That is perhaps why the most likely contender for the envoy position, according to people familiar with the process who I spoke with, is the more moderate Deborah Lipstadt, a professor of modern Jewish history at Emory University and a scholar of antisemitism and the Holocaust. (Lipstadt is widely known for being sued by Holocaust denier David Irving, a high profile case that was later dramatized in the 2016 film “Denial”).

As a high-profile speaker on antisemitism, one can see why Lipstadt came to top the list for special envoy. But there are reasons to be concerned.

On Jan. 6, while neo-Nazis and white supremacists paraded through the halls of the Capitol, Lipstadt posted a tweet that showed why even she would be a regrettable choice for progressives: “Note the t-shirt: Camp Auschwitz. There is antisemitism on the left, for sure, but it [sic] there on the right too,” she tweeted.

The tweet was met with immediate derision and anger. Why had she seen this as an appropriate time to point a finger at the left, when what was playing out in the Capitol was so clearly the work of the far right?

U.S. historian Deborah Lipstadt at a panel discussion on the Holocaust held by the International Committee of the Red Cross, May 20, 2015. (Screenshot of ICRC video on YouTube)
U.S. historian Deborah Lipstadt at a panel discussion on the Holocaust held by the International Committee of the Red Cross, May 20, 2015. (Screenshot of ICRC video on YouTube)

In response to this criticism, Lipstadt explained she was misunderstood and that she had phrased the comment so that her right-wing Jewish audience might better receive it. Perhaps so. But if this tactic is needed to convince any Jewish group that a man wearing a Camp Auschwitz t-shirt amid a sea of Nazi insignias and white supremacist symbols is a danger, are they really worth appealing to? Rather, Lipstadt’s instinct to assuage this audience by punching left shows a troubling lack of judgement and misplaced priorities — problems that were also reflected in her most recent book, “Antisemitism: Here and Now.”

By employing the “both sides” framework in a moment that required singular moral clarity, Lipstadt not only minimized the gravity of the violence we were witnessing, but gave credence to those voices claiming there is no difference between the Capitol riot and the Black Lives Matter protests last summer. This has been a familiar pattern when it comes to Jewish communal responses to antisemitic and nationalist violence: acknowledge and condemn antisemitism on the right, but not without underlining the pressing concerns about “antisemitism on the left.”

Indeed just one week after Jan. 6, the heads of the Conference of Presidents, the ADL, and Hadassah, among others, wrote a letter to the Biden administration focused almost entirely on the threat of antisemitism on campus. The letter was part of an ongoing and controversial effort to enshrine the International Holocaust Remembrance Alliance’s working definition of antisemitism into law — something the IHRA’s original author himself opposes.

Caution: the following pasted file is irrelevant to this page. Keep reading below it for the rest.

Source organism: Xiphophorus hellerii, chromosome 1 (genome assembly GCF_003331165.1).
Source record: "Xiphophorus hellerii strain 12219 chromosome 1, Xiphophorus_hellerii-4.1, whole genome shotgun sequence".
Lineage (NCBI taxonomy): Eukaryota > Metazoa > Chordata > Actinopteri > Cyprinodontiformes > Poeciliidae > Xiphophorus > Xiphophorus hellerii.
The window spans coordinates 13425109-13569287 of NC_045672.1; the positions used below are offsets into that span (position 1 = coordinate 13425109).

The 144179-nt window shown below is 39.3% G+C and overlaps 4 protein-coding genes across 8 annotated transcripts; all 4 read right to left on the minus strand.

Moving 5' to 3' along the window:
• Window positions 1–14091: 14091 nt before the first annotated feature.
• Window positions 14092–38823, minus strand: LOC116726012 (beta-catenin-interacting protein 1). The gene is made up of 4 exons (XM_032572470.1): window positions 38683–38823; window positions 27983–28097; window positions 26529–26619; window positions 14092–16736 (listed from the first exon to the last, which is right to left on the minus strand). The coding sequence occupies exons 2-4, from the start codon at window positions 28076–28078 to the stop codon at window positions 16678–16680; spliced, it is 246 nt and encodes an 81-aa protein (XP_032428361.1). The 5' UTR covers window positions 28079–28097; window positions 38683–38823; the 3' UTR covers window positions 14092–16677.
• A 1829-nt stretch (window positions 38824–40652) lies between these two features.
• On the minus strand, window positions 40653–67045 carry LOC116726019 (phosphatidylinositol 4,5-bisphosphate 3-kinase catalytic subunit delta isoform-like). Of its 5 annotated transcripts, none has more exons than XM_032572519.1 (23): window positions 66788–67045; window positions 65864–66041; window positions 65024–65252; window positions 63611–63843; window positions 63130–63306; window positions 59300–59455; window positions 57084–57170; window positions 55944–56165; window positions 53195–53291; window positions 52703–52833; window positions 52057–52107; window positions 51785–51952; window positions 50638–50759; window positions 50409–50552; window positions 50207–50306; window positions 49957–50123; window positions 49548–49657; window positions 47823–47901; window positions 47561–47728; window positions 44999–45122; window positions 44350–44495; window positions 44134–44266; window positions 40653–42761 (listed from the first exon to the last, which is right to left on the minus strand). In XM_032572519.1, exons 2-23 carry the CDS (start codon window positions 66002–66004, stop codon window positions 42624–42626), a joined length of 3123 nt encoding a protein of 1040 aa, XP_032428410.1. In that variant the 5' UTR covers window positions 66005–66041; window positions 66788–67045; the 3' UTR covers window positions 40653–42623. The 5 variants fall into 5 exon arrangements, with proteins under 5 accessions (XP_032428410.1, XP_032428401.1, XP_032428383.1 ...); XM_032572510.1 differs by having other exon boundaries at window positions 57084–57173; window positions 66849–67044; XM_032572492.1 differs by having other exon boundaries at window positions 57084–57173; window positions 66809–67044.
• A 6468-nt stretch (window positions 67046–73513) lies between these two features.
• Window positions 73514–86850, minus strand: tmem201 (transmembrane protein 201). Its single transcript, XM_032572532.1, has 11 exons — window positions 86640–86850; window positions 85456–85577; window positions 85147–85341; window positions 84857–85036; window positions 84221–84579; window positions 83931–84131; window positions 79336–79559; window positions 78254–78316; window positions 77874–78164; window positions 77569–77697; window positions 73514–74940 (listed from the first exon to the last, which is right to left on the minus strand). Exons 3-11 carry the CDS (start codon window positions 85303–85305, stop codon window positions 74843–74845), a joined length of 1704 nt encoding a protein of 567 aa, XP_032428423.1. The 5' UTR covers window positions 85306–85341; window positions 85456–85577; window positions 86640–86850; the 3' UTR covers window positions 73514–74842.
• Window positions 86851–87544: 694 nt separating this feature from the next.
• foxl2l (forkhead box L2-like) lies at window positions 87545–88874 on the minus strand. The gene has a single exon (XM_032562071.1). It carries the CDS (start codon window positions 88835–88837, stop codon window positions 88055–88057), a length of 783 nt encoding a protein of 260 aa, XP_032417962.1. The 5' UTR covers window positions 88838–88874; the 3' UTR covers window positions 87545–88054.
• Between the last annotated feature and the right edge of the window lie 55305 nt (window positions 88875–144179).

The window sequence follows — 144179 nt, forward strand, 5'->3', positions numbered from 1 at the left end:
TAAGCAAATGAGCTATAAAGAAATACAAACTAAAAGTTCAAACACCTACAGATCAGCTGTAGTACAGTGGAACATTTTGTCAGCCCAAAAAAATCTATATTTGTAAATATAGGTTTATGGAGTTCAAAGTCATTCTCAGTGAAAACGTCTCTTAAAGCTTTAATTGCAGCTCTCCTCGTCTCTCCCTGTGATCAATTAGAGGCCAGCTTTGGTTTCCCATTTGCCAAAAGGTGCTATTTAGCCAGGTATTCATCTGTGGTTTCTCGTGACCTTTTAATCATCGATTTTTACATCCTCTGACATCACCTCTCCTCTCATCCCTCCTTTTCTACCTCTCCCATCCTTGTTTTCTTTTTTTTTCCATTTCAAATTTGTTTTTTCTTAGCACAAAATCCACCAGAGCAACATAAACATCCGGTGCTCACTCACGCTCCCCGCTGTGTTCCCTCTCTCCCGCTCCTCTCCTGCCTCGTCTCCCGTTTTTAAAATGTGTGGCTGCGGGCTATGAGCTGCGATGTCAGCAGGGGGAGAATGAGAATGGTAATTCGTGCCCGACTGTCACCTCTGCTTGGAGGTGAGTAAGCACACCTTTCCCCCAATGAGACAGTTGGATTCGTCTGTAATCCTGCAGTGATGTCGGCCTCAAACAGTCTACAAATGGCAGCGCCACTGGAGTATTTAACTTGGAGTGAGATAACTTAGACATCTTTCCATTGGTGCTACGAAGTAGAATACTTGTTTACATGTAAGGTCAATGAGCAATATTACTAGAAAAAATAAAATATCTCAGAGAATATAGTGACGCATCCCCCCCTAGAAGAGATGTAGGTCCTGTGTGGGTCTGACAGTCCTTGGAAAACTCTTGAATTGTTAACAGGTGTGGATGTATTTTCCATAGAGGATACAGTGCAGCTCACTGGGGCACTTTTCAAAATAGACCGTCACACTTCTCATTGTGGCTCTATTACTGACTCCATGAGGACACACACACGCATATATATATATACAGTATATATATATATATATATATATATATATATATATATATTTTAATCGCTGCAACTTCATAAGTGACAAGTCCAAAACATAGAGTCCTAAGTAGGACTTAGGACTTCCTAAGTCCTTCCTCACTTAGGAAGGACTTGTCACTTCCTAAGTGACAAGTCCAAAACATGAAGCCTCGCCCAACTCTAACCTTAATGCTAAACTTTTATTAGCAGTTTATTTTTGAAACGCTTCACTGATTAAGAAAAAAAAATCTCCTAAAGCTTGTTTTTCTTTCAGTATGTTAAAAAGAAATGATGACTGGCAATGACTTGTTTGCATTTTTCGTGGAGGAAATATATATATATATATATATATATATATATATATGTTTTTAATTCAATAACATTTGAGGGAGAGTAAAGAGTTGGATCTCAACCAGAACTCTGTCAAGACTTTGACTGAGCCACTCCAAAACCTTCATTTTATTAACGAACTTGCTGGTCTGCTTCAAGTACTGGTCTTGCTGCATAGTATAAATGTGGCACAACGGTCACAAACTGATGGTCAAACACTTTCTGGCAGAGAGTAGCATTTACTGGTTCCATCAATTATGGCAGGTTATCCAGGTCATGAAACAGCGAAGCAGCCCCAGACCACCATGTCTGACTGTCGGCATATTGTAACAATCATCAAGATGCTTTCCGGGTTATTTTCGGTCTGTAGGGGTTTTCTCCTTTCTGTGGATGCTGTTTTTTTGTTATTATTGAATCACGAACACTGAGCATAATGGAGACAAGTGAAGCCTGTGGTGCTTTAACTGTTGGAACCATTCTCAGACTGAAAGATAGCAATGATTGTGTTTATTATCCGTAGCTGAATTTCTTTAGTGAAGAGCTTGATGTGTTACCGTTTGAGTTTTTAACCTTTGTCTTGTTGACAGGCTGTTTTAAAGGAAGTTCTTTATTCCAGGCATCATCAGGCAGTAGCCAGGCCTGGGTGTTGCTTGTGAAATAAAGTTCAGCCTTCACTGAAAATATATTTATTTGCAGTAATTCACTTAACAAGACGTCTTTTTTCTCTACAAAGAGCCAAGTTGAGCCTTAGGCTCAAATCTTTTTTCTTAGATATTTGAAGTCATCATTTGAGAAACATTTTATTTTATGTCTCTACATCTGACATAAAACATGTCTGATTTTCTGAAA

Antisemitism cannot be fought alone

Lipstadt’s comment is of course unlikely to disqualify her from the role of special envoy. But it can and should provoke those of us who want to see the next administration take up antisemitism effectively to voice our expectations; that the person appointed for the role can identify and discern the biggest threats facing Jews in the United States, and build effective coalitions and partnerships with other threatened groups to address them.

This is especially true given that the next envoy will be joining a State Department that, under State Secretary Mike Pompeo, officially designated anti-Zionism as akin to antisemitism — a blatant assault on all supporters of Palestinian rights.

Indeed, the person who takes over from the current special envoy, Elan Carr, should be ready not only to rebuke Trump’s policies, but to fundamentally redirect the office to reject the “both sides” framework in toto. They must understand that antisemitism at its core is neither left nor right, and that conflating criticism of Israel and/or support for BDS with antisemitism hinders efforts to address antisemitism when it does show up in leftist circles — and more dangerously obscures actual threats to Jews.

After the massacre at the Tree of Life Synagogue in Pittsburgh, Black leaders Rev. Jennifer Bailey and the Working Families Party’s Maurice Mitchell penned op-eds with Jewish leaders Dove Kent and Dania Rajendra to condemn the attack, and to express and renew their shared commitment to tackling antisemitism, white nationalism and white supremacy together. It was a recognition that antisemitism can neither be fought alone nor treated as a stand alone issue. The next Special Envoy of Monitoring and Combating Antisemitism should understand this, too.

The Biden administration has shown — in its approach to the climate crisis, for example — that it is willing to learn from and listen to the new generation of leaders that has brought fresh urgency and a new framework to addressing today’s pressing challenges. They have the opportunity to do the same with antisemitism.

Right now, though, the current nominees are not up to the task.